Photo Show on Architecture, Lost and Found
November 19, 2008. Chris Mottalini’s architectural photo show, 29 Photographs In A Little Room In The Back Of A Shoe Store, does indeed open in a little room in the back of a shoe store at 10 Christopher Street tomorrow evening from 6 – 8 PM (running through December 20). 29 Photographs features portraits of a now demolished Connecticut home by Modernist architect Paul Rudolph (from the project After You Left, They Took It Apart) and a collection of school bus shelters built geurrilla-style by Buffalo area parents for their children. I.D. spoke with Mottalini about what it’s like to photograph architecture instead of people. mottalini.com
What’s your interest in architecture? You’re taking pictures of places and structures without people in them, so what do you want viewers to know about the subjects of your photographs?
I was always interested in architecture, but Paul Rudolph’s work really made me want to photograph it. I like the quiet, solitary, wandering experiences I have when photographing architecture. I want my images to allow the viewer to have a less straightforward experience than they might if people and distinct actions were involved. Also, I think architecture is actually pretty easy for me to photograph because I have more fun not having to control my subjects. Architecture controls me, in a way, and leaves me responsible for figuring it out. Not having to deal with people allows me to think and to focus on taking good photos. Since you knew that the Rudolph home was likely going to be demolished while you were shooting, did you feel as if you were photographing a person who was going to die? Even though there are no people in your images, they are very evocative of the absence of people.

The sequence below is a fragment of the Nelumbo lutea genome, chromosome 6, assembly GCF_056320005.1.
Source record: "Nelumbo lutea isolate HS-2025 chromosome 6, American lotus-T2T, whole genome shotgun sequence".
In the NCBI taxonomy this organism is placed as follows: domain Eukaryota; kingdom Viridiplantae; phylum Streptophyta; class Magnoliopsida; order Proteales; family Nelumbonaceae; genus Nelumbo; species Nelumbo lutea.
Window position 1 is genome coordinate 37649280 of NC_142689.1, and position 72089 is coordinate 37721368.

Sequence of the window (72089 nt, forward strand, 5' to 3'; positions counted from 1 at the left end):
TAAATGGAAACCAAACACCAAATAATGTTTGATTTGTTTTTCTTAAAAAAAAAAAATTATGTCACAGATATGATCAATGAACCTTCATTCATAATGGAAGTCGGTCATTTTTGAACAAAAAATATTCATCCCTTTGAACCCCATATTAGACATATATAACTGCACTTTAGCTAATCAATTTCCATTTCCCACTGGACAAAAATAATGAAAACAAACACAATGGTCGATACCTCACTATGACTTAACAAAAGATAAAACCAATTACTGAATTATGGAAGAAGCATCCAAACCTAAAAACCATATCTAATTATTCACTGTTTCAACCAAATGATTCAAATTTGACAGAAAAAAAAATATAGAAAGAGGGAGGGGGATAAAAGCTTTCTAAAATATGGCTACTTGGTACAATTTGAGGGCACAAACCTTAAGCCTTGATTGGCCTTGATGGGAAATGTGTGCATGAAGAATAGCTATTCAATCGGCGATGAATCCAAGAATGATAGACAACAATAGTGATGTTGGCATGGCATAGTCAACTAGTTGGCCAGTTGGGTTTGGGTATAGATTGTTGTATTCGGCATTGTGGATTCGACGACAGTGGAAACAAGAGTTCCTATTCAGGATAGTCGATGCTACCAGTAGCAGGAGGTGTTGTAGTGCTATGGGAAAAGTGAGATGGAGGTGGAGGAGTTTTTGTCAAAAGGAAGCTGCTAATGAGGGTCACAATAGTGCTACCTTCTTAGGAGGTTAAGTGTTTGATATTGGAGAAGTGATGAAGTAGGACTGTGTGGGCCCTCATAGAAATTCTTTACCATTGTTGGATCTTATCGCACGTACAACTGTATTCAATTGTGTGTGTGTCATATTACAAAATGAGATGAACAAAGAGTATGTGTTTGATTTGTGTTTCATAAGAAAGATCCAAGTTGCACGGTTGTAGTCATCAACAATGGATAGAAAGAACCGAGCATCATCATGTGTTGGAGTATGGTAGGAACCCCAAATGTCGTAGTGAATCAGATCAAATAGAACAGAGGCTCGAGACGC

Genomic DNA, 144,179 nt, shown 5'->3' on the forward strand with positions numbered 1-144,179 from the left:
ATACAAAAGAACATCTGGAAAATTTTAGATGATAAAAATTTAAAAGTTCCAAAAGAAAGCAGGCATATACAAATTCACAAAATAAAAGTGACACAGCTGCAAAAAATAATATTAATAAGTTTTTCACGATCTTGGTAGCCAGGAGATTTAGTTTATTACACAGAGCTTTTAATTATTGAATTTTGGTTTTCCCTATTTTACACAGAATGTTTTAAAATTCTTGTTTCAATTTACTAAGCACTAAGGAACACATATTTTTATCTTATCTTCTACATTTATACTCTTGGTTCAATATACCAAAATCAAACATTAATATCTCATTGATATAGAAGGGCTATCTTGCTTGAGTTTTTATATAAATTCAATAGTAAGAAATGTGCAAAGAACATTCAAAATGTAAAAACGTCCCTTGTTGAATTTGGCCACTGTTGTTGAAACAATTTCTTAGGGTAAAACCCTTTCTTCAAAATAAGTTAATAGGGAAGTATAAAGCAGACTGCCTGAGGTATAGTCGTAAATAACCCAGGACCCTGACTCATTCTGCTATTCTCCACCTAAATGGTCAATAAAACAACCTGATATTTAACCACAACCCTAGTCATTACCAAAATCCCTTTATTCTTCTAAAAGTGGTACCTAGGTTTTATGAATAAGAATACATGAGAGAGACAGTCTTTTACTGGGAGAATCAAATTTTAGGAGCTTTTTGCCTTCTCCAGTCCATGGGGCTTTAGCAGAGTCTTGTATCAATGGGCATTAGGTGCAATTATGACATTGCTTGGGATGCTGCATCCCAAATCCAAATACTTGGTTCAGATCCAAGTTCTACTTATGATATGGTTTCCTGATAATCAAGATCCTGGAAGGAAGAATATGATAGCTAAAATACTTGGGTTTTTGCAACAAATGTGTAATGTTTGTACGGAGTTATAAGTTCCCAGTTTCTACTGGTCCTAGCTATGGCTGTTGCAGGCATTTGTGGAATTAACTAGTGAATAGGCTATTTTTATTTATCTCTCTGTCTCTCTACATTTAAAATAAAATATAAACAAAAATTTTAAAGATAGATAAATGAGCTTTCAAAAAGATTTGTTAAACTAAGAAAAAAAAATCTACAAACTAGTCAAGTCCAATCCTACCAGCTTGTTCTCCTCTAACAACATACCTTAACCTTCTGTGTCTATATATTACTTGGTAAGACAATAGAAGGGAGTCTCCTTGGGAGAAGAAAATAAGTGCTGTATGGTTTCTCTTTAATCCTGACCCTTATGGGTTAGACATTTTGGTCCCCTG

The Micheels house in Westport, Connecticut was built in 1972 and demolished in January of 2007. I felt an extremely intense connection to this home (pretty much from the moment I first saw it), which led me to photograph several other Rudolph homes, just prior to their demolition. It didn’t quite feel like photographing a death, but I was definitely affected by thoughts of the family who commissioned the home and lived their lives there and the kids who grew up there and all of the moments and memories. To witness this fantastic home in such a state of neglect and abandonment was pretty distressing. The fact that I was able to photograph it, though, in its final moments, was a rare experience and my own personal form of preservation.
The bus shelters are a "grassroots" architecture that people are creating without the help of the city, for their children. How did you find it and why did you decide to shoot a whole project on it?
These school bus shelters, which I photographed for my project The Mistake by the Lake, are scattered across the greater Buffalo, New York landscape. I grew up in Buffalo, but I never actually noticed any of the shelters until about two years ago. I guess my familiarity with the area made them invisible to me. All of a sudden I started noticing these strange little structures and I became obsessed with finding and photographing as many of them as possible. In all, I photographed almost 100 of them and I wish I could find more. The project took about five months, during which I basically drove around for hours, every day, just trying to find the shelters. They’re fascinating because they’re repetitive, unique, strange examples of amateur architecture and of the universal impulse of care, which undercuts the narrative of abandonment and neglect that the mention of Buffalo usually invokes.